Thousands of Australians have gathered across the country in memory of Indigenous teenager Cassius Turvey, who was allegedly bashed on his way home from school.
More than 40 events were held across Australia in towns and cities on Wednesday night to mourn the death of the 15-year-old boy.
Cassius died on Oct. 23, 10 days after he was attacked while walking home in Perth’s north-eastern suburbs.
Police have charged a 21-year-old man with Cassius’s murder, alleging that he attacked Cassius with a metal pole.
Cassius’s friends have described how the alleged attacker yelled racial slurs at them from a car before emerging with a weapon.
Addressing the vigil in Perth’s city centre, Cassius’s mother Mechelle spoke of her pain and thanked the country for its support.
“The love, the generosity, the kindness, and the outpouring of tributes across the nation has been so appreciated.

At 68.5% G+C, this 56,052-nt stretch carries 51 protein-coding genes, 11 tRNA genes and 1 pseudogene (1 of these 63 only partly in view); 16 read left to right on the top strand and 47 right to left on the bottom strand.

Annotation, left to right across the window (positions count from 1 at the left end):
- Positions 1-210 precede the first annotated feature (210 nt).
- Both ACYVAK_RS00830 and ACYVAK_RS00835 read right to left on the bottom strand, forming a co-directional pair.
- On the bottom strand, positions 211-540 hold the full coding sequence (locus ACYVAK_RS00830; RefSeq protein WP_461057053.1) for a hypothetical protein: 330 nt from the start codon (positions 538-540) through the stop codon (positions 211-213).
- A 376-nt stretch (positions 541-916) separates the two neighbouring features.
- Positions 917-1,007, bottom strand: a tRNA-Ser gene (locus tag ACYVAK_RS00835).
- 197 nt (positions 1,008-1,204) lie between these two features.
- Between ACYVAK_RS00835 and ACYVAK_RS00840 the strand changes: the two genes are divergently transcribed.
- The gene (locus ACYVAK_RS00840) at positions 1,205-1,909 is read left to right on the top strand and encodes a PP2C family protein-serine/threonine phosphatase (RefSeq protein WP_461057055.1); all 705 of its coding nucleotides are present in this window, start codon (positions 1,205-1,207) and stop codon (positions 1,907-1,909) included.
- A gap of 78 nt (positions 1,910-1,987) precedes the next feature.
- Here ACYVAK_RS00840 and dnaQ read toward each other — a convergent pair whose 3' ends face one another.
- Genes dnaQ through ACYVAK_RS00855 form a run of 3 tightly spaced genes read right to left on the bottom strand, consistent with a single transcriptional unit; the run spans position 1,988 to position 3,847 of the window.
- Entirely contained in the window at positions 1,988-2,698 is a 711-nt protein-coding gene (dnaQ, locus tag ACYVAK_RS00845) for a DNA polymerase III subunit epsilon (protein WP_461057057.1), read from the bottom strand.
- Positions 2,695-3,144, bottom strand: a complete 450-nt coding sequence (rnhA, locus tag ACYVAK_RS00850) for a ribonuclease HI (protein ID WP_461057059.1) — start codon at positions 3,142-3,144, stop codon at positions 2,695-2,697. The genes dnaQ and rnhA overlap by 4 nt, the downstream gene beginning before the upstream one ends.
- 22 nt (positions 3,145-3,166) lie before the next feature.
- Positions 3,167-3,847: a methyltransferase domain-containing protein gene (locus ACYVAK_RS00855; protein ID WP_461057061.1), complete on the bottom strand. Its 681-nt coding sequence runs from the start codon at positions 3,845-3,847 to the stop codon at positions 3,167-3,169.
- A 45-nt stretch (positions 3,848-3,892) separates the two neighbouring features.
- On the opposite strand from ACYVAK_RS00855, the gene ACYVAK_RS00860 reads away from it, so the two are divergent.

“I am angry, Cassius’s friends and family are angry, but I don’t want any form of violence at any of these rallies in the name of my child. Violence breeds violence, I want calm and peace.’’
Western Australia Police have said they are investigating whether the attack was racially motivated.
Mervyn Eades, an Indigenous leader, said Cassius’s death had resonated across the country.
“It is a national movement because it’s a child and we all have children. It hurts, as a community, it hurts,’’ he told News Corp Australia.
“We all have children, we all understand what the family and friends are feeling.’’ (Xinhua/NAN)